Those guests who snagged a reservation during the early days of Maison Premiere’s reopening were greeted by a greatest hits menu from the past 10 years of the bar’s existence. “We knew that we needed to come out with as many guns blazing as possible but not overextend ourselves either,” says William Elliot, Maison Premiere’s managing partner and bar director. “To me, trying to reopen with a bunch of new drinks on the menu that weren’t time-tested, weren’t vetted by a neighborhood and a clientele and a bar team, it didn’t make sense.”
Practice and Pragmatism
Amid a well-documented labor shortage, and ongoing uncertainty among some of the population to return to indoor dining, Elliot’s point on “overextending” may be most relevant of all when considering the practical implications of returning to the classics.
In recent years, many bars have mirrored kitchens in embracing equipment like sous-vide machines, and turned drinks preparation into a science measured in hours rather than revolutions of a bar spoon in a mixing glass. In 2021, is that still a financially viable model?
“If you’re looking at a room packed full of people and your register’s going wild all night long, you can justify having 20 hours of prep on a Friday or Saturday, and you can justify juicing nectarines and other seasonal products that you might not use a lot of,” says California-based Erick Castro, who runs a trio of bars in San Diego and New York, and hosts the “Bartender at Large” podcast. “But when the state told us we had to run at 25 percent capacity, all that stuff went out the window — and it wasn’t just in California, this was coast to coast.”
Like many of his peers, Castro quickly abandoned prep-heavy menus as the pandemic took hold. It wasn’t merely a question of labor costs outweighing nightly takings. Selling fewer drinks also meant diminishing or no discounts on produce and other ingredients that could no longer be bought in bulk. “In a way, instead of looking at it as something unpleasant, it gave us the opportunity to throw ourselves back into the classics and the foundation of drinks,” he says.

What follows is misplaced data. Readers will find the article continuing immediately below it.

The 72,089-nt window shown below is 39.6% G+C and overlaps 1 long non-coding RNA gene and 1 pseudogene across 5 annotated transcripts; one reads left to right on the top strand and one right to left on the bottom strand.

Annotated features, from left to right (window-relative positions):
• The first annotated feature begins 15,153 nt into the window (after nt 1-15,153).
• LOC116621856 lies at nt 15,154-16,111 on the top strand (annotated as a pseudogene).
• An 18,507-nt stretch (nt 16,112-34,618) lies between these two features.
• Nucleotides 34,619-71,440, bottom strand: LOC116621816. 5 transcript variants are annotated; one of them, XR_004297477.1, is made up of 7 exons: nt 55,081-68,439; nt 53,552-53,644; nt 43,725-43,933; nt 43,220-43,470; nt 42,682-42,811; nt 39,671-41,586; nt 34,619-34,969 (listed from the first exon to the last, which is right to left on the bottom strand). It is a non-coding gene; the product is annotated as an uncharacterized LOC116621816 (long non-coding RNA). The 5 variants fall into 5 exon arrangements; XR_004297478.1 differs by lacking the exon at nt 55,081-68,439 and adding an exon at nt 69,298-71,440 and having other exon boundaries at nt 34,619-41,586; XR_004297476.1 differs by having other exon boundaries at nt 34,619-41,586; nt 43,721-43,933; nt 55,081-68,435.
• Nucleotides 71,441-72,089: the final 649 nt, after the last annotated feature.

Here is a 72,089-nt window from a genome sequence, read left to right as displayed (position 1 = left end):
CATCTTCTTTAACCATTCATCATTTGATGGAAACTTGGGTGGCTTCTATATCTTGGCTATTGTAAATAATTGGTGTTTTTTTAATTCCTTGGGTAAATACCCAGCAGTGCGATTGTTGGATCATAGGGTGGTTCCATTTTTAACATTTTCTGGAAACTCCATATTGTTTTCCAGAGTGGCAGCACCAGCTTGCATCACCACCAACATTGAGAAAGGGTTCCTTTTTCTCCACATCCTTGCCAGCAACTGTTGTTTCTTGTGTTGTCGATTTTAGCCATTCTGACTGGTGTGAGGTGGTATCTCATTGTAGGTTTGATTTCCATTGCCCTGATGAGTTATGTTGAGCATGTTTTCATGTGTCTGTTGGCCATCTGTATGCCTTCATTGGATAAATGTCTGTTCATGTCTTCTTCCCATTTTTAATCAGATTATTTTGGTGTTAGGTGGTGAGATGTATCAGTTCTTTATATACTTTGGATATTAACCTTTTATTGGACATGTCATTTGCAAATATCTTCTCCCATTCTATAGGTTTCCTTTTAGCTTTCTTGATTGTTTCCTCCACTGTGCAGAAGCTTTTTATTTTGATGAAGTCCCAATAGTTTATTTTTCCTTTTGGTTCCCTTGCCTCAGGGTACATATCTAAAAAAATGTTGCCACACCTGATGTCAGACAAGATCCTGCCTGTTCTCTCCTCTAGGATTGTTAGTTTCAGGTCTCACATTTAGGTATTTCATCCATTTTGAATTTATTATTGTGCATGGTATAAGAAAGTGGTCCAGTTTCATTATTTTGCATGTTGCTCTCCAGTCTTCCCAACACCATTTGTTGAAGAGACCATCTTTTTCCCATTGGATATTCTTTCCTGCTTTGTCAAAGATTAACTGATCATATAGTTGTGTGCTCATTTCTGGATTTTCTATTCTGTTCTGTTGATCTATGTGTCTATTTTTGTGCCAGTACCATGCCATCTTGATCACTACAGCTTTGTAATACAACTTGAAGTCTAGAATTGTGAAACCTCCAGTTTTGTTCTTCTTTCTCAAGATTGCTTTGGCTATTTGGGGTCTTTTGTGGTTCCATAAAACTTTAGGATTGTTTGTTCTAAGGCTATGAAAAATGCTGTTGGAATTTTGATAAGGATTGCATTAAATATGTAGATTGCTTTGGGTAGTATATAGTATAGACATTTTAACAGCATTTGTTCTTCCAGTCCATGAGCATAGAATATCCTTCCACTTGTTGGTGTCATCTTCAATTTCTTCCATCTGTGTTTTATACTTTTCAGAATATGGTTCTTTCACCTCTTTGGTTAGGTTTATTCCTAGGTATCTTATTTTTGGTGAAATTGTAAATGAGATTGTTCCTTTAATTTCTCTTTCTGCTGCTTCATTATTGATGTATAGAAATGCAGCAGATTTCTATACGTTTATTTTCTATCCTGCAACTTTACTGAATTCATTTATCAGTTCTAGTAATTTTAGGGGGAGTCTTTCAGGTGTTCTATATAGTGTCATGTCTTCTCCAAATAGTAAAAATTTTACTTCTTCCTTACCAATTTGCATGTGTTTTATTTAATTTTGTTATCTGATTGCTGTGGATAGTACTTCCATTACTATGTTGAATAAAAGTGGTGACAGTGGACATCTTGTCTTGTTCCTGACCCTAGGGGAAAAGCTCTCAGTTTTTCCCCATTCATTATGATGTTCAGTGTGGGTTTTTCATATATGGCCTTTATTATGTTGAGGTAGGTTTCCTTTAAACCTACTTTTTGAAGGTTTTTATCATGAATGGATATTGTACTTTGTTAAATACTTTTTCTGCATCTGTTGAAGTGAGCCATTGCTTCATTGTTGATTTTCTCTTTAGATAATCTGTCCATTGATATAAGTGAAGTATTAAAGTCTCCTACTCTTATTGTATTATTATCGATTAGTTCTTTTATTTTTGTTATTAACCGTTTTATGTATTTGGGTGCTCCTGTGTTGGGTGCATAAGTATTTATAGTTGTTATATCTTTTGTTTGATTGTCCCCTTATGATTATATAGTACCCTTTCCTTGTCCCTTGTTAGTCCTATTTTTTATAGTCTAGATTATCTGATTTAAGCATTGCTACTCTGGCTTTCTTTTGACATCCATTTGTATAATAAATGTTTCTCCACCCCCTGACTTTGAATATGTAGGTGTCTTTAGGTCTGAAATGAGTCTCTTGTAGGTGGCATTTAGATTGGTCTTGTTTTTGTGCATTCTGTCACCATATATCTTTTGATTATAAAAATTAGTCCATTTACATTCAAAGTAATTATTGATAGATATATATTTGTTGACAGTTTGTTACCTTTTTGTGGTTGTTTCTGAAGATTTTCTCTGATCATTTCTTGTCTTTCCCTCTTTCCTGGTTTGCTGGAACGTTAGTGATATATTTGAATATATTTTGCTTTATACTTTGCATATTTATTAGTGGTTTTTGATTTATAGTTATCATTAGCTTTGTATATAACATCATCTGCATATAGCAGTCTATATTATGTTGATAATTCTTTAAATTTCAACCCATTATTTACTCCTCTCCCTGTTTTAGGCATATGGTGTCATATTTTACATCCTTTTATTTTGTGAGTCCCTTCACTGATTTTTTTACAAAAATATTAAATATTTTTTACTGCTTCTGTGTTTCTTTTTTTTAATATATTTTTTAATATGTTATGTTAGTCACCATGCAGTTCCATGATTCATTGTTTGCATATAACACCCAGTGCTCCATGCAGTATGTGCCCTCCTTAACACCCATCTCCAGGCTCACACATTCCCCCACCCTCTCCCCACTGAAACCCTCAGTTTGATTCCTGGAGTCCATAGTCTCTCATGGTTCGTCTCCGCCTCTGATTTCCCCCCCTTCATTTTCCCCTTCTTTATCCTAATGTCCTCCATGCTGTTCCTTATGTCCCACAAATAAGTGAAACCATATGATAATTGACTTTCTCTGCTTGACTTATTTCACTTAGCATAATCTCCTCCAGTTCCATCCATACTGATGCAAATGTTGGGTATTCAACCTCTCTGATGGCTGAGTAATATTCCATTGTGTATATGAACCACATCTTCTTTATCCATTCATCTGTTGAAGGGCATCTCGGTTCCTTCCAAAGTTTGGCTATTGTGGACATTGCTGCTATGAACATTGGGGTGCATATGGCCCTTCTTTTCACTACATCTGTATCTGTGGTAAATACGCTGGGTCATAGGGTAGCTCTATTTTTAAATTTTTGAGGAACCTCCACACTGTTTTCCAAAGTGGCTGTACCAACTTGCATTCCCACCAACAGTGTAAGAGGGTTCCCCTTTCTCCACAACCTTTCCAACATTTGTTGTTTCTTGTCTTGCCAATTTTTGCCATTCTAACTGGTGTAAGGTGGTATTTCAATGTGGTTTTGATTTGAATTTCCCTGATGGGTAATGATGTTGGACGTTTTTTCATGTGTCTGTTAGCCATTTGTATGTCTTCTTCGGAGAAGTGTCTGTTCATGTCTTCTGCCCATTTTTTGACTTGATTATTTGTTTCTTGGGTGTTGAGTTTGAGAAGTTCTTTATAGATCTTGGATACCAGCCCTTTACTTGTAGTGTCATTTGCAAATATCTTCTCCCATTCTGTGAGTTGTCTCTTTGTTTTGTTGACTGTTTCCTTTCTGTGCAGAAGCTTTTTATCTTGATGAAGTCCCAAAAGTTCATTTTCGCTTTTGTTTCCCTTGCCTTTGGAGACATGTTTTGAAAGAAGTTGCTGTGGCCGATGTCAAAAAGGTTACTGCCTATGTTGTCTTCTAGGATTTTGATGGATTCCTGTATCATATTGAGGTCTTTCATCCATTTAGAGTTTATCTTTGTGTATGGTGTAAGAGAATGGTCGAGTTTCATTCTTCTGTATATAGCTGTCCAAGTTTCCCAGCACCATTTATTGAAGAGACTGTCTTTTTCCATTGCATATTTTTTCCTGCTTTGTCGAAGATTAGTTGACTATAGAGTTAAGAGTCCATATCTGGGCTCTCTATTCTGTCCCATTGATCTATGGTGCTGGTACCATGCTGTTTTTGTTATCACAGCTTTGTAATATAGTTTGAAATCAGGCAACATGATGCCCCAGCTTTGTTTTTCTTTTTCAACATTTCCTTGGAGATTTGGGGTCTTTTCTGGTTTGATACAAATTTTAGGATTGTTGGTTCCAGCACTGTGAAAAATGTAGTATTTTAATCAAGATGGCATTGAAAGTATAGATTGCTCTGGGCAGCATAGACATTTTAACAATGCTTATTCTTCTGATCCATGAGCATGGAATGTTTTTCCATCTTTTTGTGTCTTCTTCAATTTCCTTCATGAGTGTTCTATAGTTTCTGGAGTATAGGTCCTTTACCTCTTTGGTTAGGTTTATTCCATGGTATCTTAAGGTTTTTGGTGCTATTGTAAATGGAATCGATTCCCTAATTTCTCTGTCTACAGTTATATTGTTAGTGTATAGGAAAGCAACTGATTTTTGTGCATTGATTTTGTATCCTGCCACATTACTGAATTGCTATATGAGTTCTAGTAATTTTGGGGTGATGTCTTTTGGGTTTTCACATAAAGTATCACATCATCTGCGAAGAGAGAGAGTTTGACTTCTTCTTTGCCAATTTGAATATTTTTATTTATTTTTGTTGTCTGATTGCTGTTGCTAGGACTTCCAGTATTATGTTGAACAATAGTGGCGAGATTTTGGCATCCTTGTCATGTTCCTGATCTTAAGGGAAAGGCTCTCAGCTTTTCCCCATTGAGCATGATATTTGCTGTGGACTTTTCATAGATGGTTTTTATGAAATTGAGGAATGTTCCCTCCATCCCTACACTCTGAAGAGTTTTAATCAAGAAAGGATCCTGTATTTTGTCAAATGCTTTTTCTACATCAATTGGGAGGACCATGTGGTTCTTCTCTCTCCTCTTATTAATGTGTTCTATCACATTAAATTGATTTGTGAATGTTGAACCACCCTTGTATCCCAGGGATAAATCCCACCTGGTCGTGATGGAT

That’s not to say bars that have forged their reputations on forward-thinking drinks need to compromise their identities, Castro adds, and nor should they. The challenge is to instead continue imagining envelope-pushing cocktails in a way that’s more financially responsible. “We’re not out of the woods yet,” he says. “There might be more restrictions, more shutdowns. Bars can’t ignore these realities.”
Another reality rearing its ugly head is the industry’s labor shortage. And in this respect, whether newly opened or returning with a new team, many might deem it most wise to stick close to the classics.
“Bar programs are going to be expected to know how to make a cocktail as good as, if not better than, what people are now doing at home,” says Eric Alperin, the Los Angeles based co-owner of multiple bars, including The Varnish. “You might as well not have that liquor license if you don’t know how to make the Old Fashioned, Negroni, Martini, and the sours.”
A veteran of New York’s legendary Milk & Honey bar who moved out West and witnessed the cocktail renaissance unfold in real time in L.A., Alperin says he and his team continue to work on perfecting the classics to this day. A focus on those drinks has, in turn, helped The Varnish pull through the most challenging times in the pandemic.
“It was tough getting back open — we [did so by the] skin of our fucking teeth, like many other places — but it didn’t mean we couldn’t make drinks because we had the base ingredients for a lot of great classics,” he says. “But here’s the thing: I think a lot of people are just happy with ordering classics.”
By many accounts, serving classic cocktails, or classically inspired drinks, offers a more streamlined bar model — what with minimal perishable ingredients beyond fresh citrus, and the à la minute nature of trimming prep work down to shaking, stirring, and the odd infusion here and there. But were we perhaps already approaching this moment before the pandemic arrived?
If we consider cocktail menus as an art form, Gage & Tollner’s Frizell argues that within the last few years, we reached the Rococo phase: overly ornate and inventive, and perhaps drifting away from the fundamentals of the form. Maybe the time had already come to drift back toward the classics before March 2020. Still, the status quo left Frizell with doubts about a program entirely devoted to classics, even if it was befitting of Gage’s vintage chop house and raw bar aesthetic.
“I did feel in some ways that it was a risk putting a cocktail menu forward that was so Normcore that nobody would notice,” he says. “There are no hooks there for writers, except that it’s aggressively old-fashioned.”
Ironically, it may just be the single most forward-thinking composition of cocktails in America right now.